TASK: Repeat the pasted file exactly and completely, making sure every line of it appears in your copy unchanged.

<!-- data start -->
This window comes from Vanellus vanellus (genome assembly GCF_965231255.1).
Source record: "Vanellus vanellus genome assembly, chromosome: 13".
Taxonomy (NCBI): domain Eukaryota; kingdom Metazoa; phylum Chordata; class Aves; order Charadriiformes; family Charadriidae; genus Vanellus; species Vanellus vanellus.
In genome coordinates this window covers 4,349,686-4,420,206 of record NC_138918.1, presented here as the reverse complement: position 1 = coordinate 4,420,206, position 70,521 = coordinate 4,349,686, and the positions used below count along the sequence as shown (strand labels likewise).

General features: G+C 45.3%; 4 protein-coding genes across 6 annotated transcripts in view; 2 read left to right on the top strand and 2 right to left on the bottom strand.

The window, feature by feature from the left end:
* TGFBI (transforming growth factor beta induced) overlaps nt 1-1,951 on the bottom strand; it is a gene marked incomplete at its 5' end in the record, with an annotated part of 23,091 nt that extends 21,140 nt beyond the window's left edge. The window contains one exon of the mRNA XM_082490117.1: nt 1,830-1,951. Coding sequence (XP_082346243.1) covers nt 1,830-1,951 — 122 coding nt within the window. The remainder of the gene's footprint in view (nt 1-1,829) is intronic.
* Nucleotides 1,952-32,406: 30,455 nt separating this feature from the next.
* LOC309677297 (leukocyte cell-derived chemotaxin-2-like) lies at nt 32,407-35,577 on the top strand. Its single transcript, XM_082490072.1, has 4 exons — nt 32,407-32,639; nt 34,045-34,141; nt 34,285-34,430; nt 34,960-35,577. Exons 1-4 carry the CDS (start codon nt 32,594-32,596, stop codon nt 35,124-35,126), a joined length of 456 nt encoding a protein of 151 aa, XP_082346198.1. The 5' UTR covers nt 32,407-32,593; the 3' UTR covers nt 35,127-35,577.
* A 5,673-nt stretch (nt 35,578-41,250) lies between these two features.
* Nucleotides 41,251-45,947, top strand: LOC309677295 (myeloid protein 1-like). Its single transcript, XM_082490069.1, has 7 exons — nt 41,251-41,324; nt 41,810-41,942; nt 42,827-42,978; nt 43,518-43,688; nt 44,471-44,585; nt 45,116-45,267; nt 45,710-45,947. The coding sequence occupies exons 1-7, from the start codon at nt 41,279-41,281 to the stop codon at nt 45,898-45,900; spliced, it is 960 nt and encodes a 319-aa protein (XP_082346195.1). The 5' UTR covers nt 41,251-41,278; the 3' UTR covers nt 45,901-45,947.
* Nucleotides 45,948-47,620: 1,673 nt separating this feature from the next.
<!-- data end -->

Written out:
This window comes from Vanellus vanellus (genome assembly GCF_965231255.1).
Source record: "Vanellus vanellus genome assembly, chromosome: 13".
Taxonomy (NCBI): domain Eukaryota; kingdom Metazoa; phylum Chordata; class Aves; order Charadriiformes; family Charadriidae; genus Vanellus; species Vanellus vanellus.
In genome coordinates this window covers 4,349,686-4,420,206 of record NC_138918.1, presented here as the reverse complement: position 1 = coordinate 4,420,206, position 70,521 = coordinate 4,349,686, and the positions used below count along the sequence as shown (strand labels likewise).

General features: G+C 45.3%; 4 protein-coding genes across 6 annotated transcripts in view; 2 read left to right on the top strand and 2 right to left on the bottom strand.

The window, feature by feature from the left end:
* TGFBI (transforming growth factor beta induced) overlaps nt 1-1,951 on the bottom strand; it is a gene marked incomplete at its 5' end in the record, with an annotated part of 23,091 nt that extends 21,140 nt beyond the window's left edge. The window contains one exon of the mRNA XM_082490117.1: nt 1,830-1,951. Coding sequence (XP_082346243.1) covers nt 1,830-1,951 — 122 coding nt within the window. The remainder of the gene's footprint in view (nt 1-1,829) is intronic.
* Nucleotides 1,952-32,406: 30,455 nt separating this feature from the next.
* LOC309677297 (leukocyte cell-derived chemotaxin-2-like) lies at nt 32,407-35,577 on the top strand. Its single transcript, XM_082490072.1, has 4 exons — nt 32,407-32,639; nt 34,045-34,141; nt 34,285-34,430; nt 34,960-35,577. Exons 1-4 carry the CDS (start codon nt 32,594-32,596, stop codon nt 35,124-35,126), a joined length of 456 nt encoding a protein of 151 aa, XP_082346198.1. The 5' UTR covers nt 32,407-32,593; the 3' UTR covers nt 35,127-35,577.
* A 5,673-nt stretch (nt 35,578-41,250) lies between these two features.
* Nucleotides 41,251-45,947, top strand: LOC309677295 (myeloid protein 1-like). Its single transcript, XM_082490069.1, has 7 exons — nt 41,251-41,324; nt 41,810-41,942; nt 42,827-42,978; nt 43,518-43,688; nt 44,471-44,585; nt 45,116-45,267; nt 45,710-45,947. The coding sequence occupies exons 1-7, from the start codon at nt 41,279-41,281 to the stop codon at nt 45,898-45,900; spliced, it is 960 nt and encodes a 319-aa protein (XP_082346195.1). The 5' UTR covers nt 41,251-41,278; the 3' UTR covers nt 45,901-45,947.
* Nucleotides 45,948-47,620: 1,673 nt separating this feature from the next.